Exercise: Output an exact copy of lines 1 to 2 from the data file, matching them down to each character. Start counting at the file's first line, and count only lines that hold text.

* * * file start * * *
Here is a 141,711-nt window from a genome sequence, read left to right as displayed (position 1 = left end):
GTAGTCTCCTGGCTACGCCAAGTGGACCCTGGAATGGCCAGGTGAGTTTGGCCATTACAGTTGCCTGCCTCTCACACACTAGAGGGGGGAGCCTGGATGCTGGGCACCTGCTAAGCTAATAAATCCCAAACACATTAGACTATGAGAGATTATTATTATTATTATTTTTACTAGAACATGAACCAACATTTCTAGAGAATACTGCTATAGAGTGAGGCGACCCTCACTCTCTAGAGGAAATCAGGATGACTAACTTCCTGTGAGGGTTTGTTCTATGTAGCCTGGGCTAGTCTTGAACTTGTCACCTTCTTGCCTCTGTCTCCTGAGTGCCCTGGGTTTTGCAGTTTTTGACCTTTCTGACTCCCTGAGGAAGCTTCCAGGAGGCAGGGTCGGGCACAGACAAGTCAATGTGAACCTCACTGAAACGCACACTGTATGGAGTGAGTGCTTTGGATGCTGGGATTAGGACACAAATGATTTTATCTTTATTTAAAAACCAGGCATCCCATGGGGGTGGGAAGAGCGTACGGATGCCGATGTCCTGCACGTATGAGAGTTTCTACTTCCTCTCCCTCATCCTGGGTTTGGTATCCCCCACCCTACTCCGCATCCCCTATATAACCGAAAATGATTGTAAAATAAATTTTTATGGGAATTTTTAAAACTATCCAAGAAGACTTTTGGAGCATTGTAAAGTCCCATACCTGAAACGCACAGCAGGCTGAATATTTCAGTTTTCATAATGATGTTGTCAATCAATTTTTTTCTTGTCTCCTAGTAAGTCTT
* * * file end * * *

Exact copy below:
Here is a 141,711-nt window from a genome sequence, read left to right as displayed (position 1 = left end):
GTAGTCTCCTGGCTACGCCAAGTGGACCCTGGAATGGCCAGGTGAGTTTGGCCATTACAGTTGCCTGCCTCTCACACACTAGAGGGGGGAGCCTGGATGCTGGGCACCTGCTAAGCTAATAAATCCCAAACACATTAGACTATGAGAGATTATTATTATTATTATTTTTACTAGAACATGAACCAACATTTCTAGAGAATACTGCTATAGAGTGAGGCGACCCTCACTCTCTAGAGGAAATCAGGATGACTAACTTCCTGTGAGGGTTTGTTCTATGTAGCCTGGGCTAGTCTTGAACTTGTCACCTTCTTGCCTCTGTCTCCTGAGTGCCCTGGGTTTTGCAGTTTTTGACCTTTCTGACTCCCTGAGGAAGCTTCCAGGAGGCAGGGTCGGGCACAGACAAGTCAATGTGAACCTCACTGAAACGCACACTGTATGGAGTGAGTGCTTTGGATGCTGGGATTAGGACACAAATGATTTTATCTTTATTTAAAAACCAGGCATCCCATGGGGGTGGGAAGAGCGTACGGATGCCGATGTCCTGCACGTATGAGAGTTTCTACTTCCTCTCCCTCATCCTGGGTTTGGTATCCCCCACCCTACTCCGCATCCCCTATATAACCGAAAATGATTGTAAAATAAATTTTTATGGGAATTTTTAAAACTATCCAAGAAGACTTTTGGAGCATTGTAAAGTCCCATACCTGAAACGCACAGCAGGCTGAATATTTCAGTTTTCATAATGATGTTGTCAATCAATTTTTTTCTTGTCTCCTAGTAAGTCTT